A week ago, Google launched its first Developer Space for Africa in Lagos. The hub of creativity was established as part of the tech giant’s aim to expand its tech assistance programmes in Africa. Google’s plan is to provide a hub where entrepreneurs could access the amenities they need to thrive. That includes funds, broadband, mentorship and creation of space for developers and investors in the tech industry.
Google’s country manager, Juliet Ehimuan said the hub is part of the company’s efforts to establish entrepreneur-enabling facilities that will boost the chances of those in tech. It is part of the 2017 series of events that culminated in Launchpad of several tech initiatives under “Google in Nigeria.”
Google’s CEO, Sundar Pichai and other executives of the company were in Lagos to explore and initiate tech opportunities through the “Google for Nigeria” event. The launch of the developer’s space is a follow up of the events that started then in 2017, and has since fostered about 47 startups by providing the platform that helped them get funding and mentorship they need for growth.
The new Google’s Developers Space is situated at Gerald road Ikoyi as the first of its kind in Africa. It has 120-seating capacity hall, meeting rooms, lounge/café, among other facilities. And it is free according to the Launchpad accelerator Africa head of operations Onajite Emerhor.
“It will be available for individual use, code labs, hackathons, tech events, training, boot camps, startup related programmes, and other Google initiatives,” she said. She also noted that the space will be free for all approved events, only sponsored programmes are not allowed.
Emerhor also spoke about the process of admittance to Space. She said all intended businesses must be tech-based and aimed at promoting digital knowledge. Individuals who wish to use the facility will use the online application through a person of contact (POC). The POC arrangement is to manage applications and avoid overcrowding, by not allowing multiple events at the same time.
She also explained that extended usage of the hub is not allowed unless for Google Launchpad accelerator alumni and investors meetings from outside Africa.
The Ministry of Communication and Digital Economy has thrown its weight on the initiative and promised to collaborate with Google in the future to promote digital knowledge in Nigeria.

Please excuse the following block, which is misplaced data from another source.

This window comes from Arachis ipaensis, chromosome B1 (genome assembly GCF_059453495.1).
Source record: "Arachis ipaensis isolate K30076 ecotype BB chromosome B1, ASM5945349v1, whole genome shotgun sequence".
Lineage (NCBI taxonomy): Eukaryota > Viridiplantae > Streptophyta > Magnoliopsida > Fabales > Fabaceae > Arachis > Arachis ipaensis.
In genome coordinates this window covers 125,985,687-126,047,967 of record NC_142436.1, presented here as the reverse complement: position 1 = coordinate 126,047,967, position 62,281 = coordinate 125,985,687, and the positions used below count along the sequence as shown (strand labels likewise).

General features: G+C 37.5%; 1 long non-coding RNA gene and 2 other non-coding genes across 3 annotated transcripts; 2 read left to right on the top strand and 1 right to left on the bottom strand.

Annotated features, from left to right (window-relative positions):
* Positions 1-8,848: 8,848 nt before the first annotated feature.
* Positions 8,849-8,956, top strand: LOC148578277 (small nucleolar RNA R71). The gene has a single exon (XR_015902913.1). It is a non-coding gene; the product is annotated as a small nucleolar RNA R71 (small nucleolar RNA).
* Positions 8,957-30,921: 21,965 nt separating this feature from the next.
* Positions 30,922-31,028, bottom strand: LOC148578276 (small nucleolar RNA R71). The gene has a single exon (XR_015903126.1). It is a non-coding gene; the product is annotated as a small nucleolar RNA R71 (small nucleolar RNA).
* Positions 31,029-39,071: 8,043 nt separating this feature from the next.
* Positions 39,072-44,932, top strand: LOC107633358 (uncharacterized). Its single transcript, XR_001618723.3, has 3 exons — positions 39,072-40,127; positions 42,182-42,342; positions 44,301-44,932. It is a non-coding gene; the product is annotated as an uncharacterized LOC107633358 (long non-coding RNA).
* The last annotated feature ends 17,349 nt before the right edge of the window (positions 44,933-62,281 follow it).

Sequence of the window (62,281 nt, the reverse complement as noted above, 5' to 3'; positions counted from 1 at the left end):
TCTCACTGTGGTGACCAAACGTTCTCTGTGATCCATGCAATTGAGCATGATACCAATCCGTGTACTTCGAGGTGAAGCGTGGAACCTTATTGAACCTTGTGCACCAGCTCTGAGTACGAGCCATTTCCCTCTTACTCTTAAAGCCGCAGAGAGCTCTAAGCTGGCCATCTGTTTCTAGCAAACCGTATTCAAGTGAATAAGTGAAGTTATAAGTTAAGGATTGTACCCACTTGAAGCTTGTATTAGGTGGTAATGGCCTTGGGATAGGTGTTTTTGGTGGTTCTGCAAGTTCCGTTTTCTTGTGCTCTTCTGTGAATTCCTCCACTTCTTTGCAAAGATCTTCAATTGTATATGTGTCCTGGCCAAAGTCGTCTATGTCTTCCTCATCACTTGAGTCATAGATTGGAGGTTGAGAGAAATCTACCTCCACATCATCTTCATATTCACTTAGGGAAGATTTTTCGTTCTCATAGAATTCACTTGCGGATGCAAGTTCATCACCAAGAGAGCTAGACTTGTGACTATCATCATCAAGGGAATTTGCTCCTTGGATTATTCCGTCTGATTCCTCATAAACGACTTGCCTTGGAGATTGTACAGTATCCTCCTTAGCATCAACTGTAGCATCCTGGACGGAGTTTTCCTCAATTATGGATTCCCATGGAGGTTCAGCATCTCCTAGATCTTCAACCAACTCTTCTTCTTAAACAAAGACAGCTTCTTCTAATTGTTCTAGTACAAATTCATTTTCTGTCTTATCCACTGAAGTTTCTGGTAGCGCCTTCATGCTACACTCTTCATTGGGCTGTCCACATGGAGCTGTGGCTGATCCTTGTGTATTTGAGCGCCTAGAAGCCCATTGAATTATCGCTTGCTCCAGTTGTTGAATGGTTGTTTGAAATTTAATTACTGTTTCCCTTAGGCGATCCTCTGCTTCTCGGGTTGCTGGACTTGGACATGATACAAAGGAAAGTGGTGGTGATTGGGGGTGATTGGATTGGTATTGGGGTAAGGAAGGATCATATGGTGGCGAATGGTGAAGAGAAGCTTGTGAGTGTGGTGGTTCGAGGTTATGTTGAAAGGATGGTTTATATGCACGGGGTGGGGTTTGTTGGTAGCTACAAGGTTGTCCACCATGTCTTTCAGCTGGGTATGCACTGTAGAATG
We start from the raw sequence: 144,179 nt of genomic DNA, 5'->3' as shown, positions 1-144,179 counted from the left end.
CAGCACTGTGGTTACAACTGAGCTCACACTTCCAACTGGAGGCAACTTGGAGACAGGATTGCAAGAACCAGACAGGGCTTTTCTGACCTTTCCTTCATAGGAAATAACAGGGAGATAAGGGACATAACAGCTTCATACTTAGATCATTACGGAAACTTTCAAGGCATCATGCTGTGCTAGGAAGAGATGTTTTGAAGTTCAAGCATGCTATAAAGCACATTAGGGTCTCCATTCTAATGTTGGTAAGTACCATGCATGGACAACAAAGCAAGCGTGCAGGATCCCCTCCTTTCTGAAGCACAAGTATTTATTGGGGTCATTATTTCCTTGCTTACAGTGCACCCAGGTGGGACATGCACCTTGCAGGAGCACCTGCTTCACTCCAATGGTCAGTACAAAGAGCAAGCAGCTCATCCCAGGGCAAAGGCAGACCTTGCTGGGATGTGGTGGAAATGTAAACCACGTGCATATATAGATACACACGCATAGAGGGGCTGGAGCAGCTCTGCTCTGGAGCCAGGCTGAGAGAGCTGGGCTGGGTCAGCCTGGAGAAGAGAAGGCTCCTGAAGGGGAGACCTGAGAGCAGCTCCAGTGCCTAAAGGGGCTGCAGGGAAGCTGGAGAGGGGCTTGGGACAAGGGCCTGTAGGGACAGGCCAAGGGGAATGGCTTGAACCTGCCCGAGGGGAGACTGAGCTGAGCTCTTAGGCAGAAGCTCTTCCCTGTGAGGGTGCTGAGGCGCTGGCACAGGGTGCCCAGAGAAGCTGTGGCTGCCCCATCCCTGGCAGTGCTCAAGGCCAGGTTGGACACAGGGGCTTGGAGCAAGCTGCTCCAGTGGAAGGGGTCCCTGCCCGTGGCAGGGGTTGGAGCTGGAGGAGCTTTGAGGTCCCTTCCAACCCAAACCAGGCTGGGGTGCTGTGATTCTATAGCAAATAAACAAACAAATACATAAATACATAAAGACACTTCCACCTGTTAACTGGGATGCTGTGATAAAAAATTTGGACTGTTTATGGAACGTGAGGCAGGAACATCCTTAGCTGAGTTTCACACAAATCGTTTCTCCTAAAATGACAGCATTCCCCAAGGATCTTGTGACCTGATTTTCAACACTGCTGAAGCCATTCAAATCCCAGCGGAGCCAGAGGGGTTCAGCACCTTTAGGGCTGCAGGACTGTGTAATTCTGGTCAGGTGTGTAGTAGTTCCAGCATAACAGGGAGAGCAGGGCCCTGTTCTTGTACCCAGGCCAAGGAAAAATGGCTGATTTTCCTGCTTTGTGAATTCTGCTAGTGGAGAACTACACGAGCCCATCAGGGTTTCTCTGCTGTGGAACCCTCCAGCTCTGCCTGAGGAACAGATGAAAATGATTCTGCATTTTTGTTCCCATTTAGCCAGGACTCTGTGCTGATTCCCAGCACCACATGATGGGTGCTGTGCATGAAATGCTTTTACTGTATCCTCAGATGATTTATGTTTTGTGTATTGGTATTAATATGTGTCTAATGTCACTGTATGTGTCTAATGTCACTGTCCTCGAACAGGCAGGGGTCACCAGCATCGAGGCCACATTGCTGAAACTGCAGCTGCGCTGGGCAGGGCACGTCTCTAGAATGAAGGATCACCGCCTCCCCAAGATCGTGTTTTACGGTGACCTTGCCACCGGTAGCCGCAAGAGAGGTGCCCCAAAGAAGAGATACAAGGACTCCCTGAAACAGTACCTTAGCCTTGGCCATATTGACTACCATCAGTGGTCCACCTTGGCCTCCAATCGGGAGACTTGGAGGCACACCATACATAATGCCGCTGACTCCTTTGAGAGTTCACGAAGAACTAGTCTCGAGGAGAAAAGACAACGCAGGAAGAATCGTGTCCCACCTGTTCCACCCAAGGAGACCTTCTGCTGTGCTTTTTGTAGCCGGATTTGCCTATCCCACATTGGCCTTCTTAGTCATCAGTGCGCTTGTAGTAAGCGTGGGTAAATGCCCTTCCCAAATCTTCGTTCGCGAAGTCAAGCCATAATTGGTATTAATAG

The head of Nigerian Communications Satellite (NIGCOMSAT), Abimbola Alale promised to avail space within the agency’s campus if Google wishes to extend the initiative to Abuja.
Lagos State Government established such a hub for tech entrepreneurs in the State back in 2019 – the Eko Innovation Center, for the incubation of startups. Victor Afolabi, the pioneer of the Center said the idea is not only about incubation of startups, but it is also designed to offer platforms and opportunities for collaborations to entrepreneurs in the tech community.
“The motivation was the need to create an enabling environment for young people to develop innovative solutions and create employment while leveraging on technology,” he said.
The State Government has promised to support Google’s innovative initiatives so as to keep pace with global technological trends, and empower young people to explore and make innovative creations that will result in job creation.
Google has established development hubs in San Francisco, U.S.A and Singapore, making it only three in its name around the world.
There have been other tech hubs in Nigeria, but most of them are commercialized which makes it difficult for newbies with creative ideas to access, due to the cost of the space.
Lagos has 35 innovation centers, Abuja has 13 and Rivers has 5. These numbers have yielded employment for the youth and placed Nigeria in a position of competition with other African countries. There are over 440 active tech hubs in Africa with South Africa (59) Nigeria (55) Egypt (34) Kenya (30) and morocco (25) these countries lead with about 45% of the hubs in their region.
The launch of Google’s Development Space has added to Nigeria’s lead in the African tech industry. However, it falls short of what is expected as most of the hubs in Nigeria are privately owned and do not measure up to the tech needs in the country.